One program across a variety of controller platforms (scalability): Ideally, you would have one engineering environment to configure all of your applications, which, in turn can download to the target platform meeting your requirements. This separation of program and platform allows you to focus on solving the application problem, followed by selecting the best, most cost-effective platform for your specific application.
Performance/processing speed: In machine, factory, or process control, controller performance is a key element in productivity gains. As you strive to improve the mechanical performance of your application to yield higher throughputs, the performance of your automation system must keep pace. The execution time, high-speed interrupt handling, and segmentable scan times of your controller all contribute to the performance of your application.
The controller should make it easy to engineer motion applications: The ability to propagate libraries and templates throughout the application is very important to minimize rework and promote the use of standards. The use of standards-based, pre-defined, tested functions saves significant time. Access to standard algorithms (like circular interpolation and 3D movement) frees you to focus on configuring your application rather than programming base motion functionality.
Tight integration of motion and automation: The reality of machine control is motion control and automation must work in tandem; nobody likes the task of integrating between dedicated control devices. Not only is manual integration time consuming, it is also prone to errors and maintenance challenges. Ideally, motion and automation engineering would take place in the same software with the same languages.
High-speed, deterministic performance: Motion applications tend to be very fast and therefore require real-time, high performance controllers. However, speed is nothing if it is not repeatable. For proper operation, the controller needs to execute your defined tasks the same way every time. This is determinism with minimum jitter. Real time indicates a process or action happens in a defined time. Determinism is where this response time is fixed and does not deviate significantly. Jitter is a measure of the deviation from the defined time. Optimally, you want fast, deterministic execution with very small jitter of all elements of the motion solution from controller to network to drive to the feedback mechanism.
Tools to optimize performance: Motion applications tend to be very fast. To optimize performance, tuning and trace tools are absolute requirements. These tools must look at the entire motion solution to perform accurate tuning. Beyond visualization, the tuning tools may provide wizards to guide you to the best dynamic parameters.
Open or embedded control
Improved integration to achieve higher performance and lower engineering costs: Frequently, the ideal application solution requires special specific hardware and custom software technology to tightly integrate with your controller. Using a traditional PLC architecture, this could involve costly engineering integration along with performance limiting communication interfaces. An open architecture makes it possible to embed the custom program directly with the automation control program. Additionally, you can achieve high-performance due to the ability to directly plug interface modules into the platform bus.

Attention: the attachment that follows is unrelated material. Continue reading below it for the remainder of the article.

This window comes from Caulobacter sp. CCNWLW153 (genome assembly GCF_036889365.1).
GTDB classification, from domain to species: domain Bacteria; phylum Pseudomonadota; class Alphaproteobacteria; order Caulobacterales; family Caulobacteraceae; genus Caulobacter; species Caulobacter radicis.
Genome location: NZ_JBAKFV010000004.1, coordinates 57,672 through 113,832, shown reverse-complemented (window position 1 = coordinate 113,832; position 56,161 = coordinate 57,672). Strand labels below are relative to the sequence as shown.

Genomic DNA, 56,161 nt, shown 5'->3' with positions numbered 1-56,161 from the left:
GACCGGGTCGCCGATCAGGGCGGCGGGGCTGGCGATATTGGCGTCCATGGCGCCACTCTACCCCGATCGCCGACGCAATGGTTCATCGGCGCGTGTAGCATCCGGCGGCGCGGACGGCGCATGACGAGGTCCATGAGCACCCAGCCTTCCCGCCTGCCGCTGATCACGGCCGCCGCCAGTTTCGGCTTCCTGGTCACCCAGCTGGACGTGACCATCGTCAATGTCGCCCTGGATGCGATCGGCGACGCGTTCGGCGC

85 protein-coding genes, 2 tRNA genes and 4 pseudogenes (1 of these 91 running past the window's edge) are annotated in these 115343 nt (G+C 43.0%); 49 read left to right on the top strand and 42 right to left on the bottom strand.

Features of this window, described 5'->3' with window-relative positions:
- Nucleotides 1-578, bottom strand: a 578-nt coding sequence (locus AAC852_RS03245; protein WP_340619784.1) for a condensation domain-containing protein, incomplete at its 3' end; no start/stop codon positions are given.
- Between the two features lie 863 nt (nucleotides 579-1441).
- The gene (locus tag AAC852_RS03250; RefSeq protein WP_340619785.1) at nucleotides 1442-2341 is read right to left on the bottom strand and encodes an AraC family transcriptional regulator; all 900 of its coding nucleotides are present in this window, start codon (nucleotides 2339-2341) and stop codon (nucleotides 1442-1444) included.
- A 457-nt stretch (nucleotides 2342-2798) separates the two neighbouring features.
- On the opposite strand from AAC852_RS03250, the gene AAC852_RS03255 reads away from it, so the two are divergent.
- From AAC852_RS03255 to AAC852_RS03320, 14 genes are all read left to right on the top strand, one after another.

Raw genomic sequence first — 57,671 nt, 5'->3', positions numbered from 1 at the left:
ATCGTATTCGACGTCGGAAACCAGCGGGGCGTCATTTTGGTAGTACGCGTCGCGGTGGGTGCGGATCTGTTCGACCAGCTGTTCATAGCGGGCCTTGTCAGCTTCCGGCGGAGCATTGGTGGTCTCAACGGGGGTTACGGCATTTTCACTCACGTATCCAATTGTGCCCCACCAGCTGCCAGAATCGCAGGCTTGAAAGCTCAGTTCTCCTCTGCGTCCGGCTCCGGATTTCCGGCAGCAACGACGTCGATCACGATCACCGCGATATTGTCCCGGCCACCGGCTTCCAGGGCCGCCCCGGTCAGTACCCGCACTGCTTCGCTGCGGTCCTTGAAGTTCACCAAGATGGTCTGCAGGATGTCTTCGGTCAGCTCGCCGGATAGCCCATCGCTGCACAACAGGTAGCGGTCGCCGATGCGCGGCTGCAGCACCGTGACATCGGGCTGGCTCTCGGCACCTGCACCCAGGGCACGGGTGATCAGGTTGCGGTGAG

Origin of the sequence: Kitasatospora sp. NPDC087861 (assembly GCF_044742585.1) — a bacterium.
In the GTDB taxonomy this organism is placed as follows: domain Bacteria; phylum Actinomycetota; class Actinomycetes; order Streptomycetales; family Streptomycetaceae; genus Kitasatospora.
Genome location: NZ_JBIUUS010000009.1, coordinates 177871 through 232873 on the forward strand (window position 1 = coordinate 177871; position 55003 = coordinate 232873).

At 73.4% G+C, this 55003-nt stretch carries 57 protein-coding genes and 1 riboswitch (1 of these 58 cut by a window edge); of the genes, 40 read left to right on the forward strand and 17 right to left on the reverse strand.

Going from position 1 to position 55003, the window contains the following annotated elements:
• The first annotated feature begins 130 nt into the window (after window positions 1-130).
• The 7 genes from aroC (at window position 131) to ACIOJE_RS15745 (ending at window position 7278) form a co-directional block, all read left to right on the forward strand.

When an application is outside the capabilities of classical controller architecture, open architectures are essential. Connecting non-standard communication busses, PCI-bus based servo controllers, specialized vision applications, and applications written in non-PLC programming languages are not easy to do in a classical architecture. Automation platforms utilizing an open architecture allow the user to develop their own integration solutions that are a part of the controller execution.
Another example is when a machine produces a customized product and it must change often (possibly, for each product produced). For this, it is not realistic to rely on human intervention to change the parameters or to load a new recipe. In this instance, a direct connection to a database is preferred. In a traditional controller solution, this usually involves complex network communications, middleware applications, database interfaces, etc. A controller using an open architecture allows for direct connections to the database, possibly even on the same platform.
Leverage continuous platform innovation: We are all probably familiar with Moore’s Law. Intel’s Gordon Moore has proven to be a visionary in predicting the pace of innovation for computing. Computer processor speed directly affects controller program performance in an open architecture controller. Coupled with continuous performance improvements to the controller engine and its associated peripherals and the result is dramatic improvements in overall performance. A traditional controller cannot offer the ability to leverage this rapid innovation.
Availability of pre-engineered solutions, templates, and extensive libraries: Process users look to leverage pre-defined objects from libraries (i.e., cascade PID) rather than “rolling their own.” This speeds up configuration and makes the resulting project more consistent and maintainable. It would be advantageous if you could also create your own library objects based on your unique control strategy.
Ability to select program execution speed: The normal reaction to controller speed is faster is better. However, for process applications regulatory control loops normally scan in the 100-to-500 millisecond range. In some cases, it could be detrimental to have control logic execute any faster—possibly causing excessive wear on final control elements such as valves, resulting in premature maintenance and process issues. It is important to have the ability to select program execution speed.